These are the most commonly owned cars of Georgia drivers wanting car insurance quotes through QuoteWizard last year.
If you have marks on your driving record, insurers may consider you high-risk. It costs more for insurance companies to cover high-risk drivers, and some may refuse a policy altogether. The Georgia Automobile Insurance Plan helps high-risk drivers get minimum coverage.
These companies offer insurance policies for high-risk drivers in Georgia:
Insurers consider teens to be higher-risk drivers than most other groups. As such, teens tend to pay more for auto insurance. Between accidents and tickets, teens are an insurance liability.
Our study found that teens pay $438 a month for an individual policy. The amount drops to $278 if they get on a parent's plan. No matter how you approach it, insuring a teen driver is expensive. Fortunately, many companies offer a discount for students with good grades.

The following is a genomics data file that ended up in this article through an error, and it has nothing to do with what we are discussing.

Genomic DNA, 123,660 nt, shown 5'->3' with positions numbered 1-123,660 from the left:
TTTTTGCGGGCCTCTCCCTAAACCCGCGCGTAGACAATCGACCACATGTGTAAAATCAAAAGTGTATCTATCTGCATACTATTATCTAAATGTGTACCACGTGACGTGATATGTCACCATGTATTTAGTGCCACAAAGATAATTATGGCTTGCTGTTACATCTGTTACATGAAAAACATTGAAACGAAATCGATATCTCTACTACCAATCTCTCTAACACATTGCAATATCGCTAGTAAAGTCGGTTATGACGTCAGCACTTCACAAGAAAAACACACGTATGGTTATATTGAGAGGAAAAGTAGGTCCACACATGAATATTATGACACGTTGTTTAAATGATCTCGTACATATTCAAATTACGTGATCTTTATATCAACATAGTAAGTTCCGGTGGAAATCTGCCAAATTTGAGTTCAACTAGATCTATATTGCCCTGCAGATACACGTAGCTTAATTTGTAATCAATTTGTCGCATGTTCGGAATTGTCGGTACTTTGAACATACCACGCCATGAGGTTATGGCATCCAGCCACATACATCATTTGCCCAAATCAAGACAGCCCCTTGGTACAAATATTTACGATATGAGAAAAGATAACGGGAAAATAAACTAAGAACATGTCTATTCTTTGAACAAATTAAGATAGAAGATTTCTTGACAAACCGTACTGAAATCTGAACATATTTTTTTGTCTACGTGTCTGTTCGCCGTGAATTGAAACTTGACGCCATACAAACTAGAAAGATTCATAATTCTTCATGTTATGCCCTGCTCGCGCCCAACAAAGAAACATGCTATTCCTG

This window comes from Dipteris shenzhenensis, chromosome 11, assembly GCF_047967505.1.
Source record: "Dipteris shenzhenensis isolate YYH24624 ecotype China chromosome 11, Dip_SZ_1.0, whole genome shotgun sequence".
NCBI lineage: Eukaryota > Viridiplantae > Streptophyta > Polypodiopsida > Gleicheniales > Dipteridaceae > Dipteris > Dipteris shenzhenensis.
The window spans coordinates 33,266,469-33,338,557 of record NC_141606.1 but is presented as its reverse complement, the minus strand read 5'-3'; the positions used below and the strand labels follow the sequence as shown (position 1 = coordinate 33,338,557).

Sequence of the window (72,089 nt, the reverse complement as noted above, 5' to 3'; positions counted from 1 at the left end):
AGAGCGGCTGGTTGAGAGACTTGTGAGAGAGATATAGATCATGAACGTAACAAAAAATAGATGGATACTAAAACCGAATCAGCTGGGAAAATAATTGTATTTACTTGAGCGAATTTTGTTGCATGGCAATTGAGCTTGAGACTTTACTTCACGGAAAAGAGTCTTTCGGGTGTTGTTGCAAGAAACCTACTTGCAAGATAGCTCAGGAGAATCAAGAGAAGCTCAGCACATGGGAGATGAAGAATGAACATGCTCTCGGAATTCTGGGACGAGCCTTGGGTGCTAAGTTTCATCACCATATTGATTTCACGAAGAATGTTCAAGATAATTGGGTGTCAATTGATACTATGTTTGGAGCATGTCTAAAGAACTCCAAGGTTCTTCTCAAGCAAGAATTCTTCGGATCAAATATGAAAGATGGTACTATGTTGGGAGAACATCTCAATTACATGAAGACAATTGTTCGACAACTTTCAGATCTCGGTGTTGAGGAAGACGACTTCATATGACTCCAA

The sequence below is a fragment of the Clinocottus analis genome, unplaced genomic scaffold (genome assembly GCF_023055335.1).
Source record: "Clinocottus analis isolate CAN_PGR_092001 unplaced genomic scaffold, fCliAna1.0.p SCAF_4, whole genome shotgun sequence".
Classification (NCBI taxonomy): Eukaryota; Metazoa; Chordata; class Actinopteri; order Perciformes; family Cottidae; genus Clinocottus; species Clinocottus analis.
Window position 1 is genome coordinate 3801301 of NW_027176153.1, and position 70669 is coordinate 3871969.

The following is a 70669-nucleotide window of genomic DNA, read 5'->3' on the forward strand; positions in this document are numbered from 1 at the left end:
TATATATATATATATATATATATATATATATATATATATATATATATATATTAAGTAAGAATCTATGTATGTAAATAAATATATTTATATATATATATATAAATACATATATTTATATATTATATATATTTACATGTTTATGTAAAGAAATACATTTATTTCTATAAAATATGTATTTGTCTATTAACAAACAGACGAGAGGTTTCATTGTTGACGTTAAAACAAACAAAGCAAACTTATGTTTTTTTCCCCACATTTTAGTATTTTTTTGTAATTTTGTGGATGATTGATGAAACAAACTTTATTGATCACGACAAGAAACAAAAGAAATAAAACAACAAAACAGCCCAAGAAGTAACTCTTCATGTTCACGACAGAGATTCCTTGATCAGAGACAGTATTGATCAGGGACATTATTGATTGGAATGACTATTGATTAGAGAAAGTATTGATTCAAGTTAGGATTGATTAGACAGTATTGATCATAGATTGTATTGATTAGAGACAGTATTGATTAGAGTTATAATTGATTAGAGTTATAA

These insurance companies offer good policies for Georgia teens:
Why is car insurance so expensive in Georgia? With sprawling communities and few public transportation options, commutes are longer for Georgians. This leads to more time on the road and, subsequently, higher insurance rates.
Georgia also ranks 25th in the nation for the most uninsured drivers. Twelve percent of Georgian drivers being uninsured is going to affect rates statewide.
Georgia state law requires drivers to carry minimum coverage of 30/60/25. This means your auto policy must have: